Why Research Universities Must Change
Government disinvestment is hurting the country's research institutions. But new public spending on higher education is unlikely if we do not take undergraduate learning more seriously, Hunter Rawlings writes.
It is my view that most of us engaged in education at our nation’s leading research universities focus our attention upon the wrong issues. These universities are wondrously complex institutions that defy easy analysis or understanding. We therefore tend to concentrate upon their most visible components, such as scientific research, star professors, state-of-the-art facilities and technology, economic development, international impact, and football and basketball teams.
It has become a cliché that American universities are the best in the world. This claim, while valid in important dimensions, can lead to complacency and neglect of serious problems.
Much of our international reputation is based upon two outstanding features of American universities: unrelenting commitment to an atmosphere of free and open inquiry, and excellence in scientific research. These twin advantages attract the best talent from around the world to American universities, not only to our graduate programs but increasingly to our undergraduate colleges as well.
In other aspects of our enterprise, however, we find ourselves hard-pressed. Our funding model, first of all, is under severe duress. States have repeatedly reduced their support of public universities, most severely in the past five years, a disinvestment that now threatens to erode their quality and competitiveness.
Some public universities have understandably attempted to make up the deficit in state support by raising undergraduate tuition aggressively and increasing the proportion of out-of-state students. But this strategy undermines the public mission of providing access, creates anger in the state, meets resistance in the legislature, and has now attracted the attention of the White House. As states have shifted the burden of paying for college from their general funds to students and their families, the perception has grown that higher education, once seen as a public good, has become a private interest. And these coping mechanisms, if continued, will lead to general deterioration in the quality of undergraduate education, the very part of our universities that depends most upon state support.
At private universities, tuition and fees plus room and board have, in some cases, reached $55,000 per year. Although most students do not pay that full cost, and though generous financial aid policies and endowment spending have actually brought down the real costs for the average student over the past five years, a degree carrying a price tag of well over $200,000 creates automatic sticker shock in the public. It also raises real questions about whether we have been paying enough attention to holding down expenses.
The airwaves are rife with predictions of disruptive change coming to the economic model of higher education. It is no wonder that parents paying and borrowing for a college education steer their children toward practical majors that seem to promise instant employment, and discourage them from studying the liberal arts and sciences in pursuit of a well-balanced education. A private interest in education today means a purely economic one.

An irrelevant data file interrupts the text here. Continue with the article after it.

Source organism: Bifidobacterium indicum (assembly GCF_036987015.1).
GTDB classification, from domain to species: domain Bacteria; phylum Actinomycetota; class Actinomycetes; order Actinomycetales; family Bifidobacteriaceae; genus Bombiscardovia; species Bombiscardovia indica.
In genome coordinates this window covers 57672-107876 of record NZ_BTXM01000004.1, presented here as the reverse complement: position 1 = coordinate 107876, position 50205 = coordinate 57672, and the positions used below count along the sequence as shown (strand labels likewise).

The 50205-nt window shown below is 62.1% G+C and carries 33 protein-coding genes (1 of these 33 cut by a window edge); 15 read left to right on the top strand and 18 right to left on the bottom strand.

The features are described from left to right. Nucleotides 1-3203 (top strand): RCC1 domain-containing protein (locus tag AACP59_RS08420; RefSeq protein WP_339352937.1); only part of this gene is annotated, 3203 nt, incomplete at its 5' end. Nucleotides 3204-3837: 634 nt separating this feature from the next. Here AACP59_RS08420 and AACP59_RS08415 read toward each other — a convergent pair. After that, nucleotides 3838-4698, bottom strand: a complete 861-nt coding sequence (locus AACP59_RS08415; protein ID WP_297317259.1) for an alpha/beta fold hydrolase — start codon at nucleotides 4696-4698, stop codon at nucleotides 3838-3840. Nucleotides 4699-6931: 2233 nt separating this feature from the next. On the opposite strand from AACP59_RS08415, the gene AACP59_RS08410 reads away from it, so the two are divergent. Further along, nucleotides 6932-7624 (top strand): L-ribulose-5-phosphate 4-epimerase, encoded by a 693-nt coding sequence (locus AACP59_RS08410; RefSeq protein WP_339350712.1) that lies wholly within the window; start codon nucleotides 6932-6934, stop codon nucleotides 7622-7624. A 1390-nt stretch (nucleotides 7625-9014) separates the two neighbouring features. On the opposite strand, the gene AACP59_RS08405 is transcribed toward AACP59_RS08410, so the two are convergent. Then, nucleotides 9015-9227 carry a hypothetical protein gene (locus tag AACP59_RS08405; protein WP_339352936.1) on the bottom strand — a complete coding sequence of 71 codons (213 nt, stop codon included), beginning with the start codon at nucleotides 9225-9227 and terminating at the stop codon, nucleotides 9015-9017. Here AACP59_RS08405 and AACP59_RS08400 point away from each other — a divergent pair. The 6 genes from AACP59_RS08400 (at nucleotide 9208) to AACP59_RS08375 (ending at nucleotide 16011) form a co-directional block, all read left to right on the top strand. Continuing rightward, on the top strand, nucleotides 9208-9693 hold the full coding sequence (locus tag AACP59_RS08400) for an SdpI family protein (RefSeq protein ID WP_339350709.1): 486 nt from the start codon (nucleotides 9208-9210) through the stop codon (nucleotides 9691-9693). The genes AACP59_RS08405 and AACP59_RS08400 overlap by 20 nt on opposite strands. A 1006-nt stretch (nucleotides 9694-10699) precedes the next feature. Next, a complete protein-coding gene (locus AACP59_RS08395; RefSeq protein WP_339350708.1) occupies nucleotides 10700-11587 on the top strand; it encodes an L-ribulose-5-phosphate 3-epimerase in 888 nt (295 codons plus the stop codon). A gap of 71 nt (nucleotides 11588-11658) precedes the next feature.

From this inversion of values flows our second problem: a redefinition of the purpose of undergraduate education. Fifty years ago, when I started college, there was a widely shared view in America that the purpose of a college education was to prepare students to become educated citizens capable of contributing to society. College was in the public interest because it gave graduates an understanding of the world and developed their critical faculties.
Today, many Americans believe that the sole purpose of going to college is to get a job -- any job. The governors of Texas and Florida are quite clear on this point, and draw the corollaries that college should be cheap and vocational, even when delivered at major research universities like the Universities of Texas and Florida. A university education is more than ever seen as strictly utilitarian. The reasons are clear: a) as more students and families pay a large share of the costs, they naturally want a ready return on their investment; b) the most desirable jobs in this highly competitive job market require a college degree; and c) the gap in lifetime earnings between college and high school degree holders is huge.
Today, as many Americans hold a purely instrumentalist view of undergraduate education, they want a detailed accounting of its value. Hence our third problem: close public scrutiny and political accountability. Parents want to know, what did my daughter learn, and how does it contribute to her career? State legislatures want to know: what is the graduation rate at our university? How many undergraduate students do faculty members teach? And much more.
These questions put us in an uncomfortable position, because in some cases we do not know the answers, and in others we know them but do not like them. Many of us have eschewed the use of instruments assessing the value of general education, particularly at our major universities. We have, often for good reason, lacked confidence that such instruments are reliable measures of the value of a research university education, particularly if they are based on a one-size-fits-all approach.
However, given the level of scrutiny and skepticism in the public and in state houses, research universities need to take this issue seriously.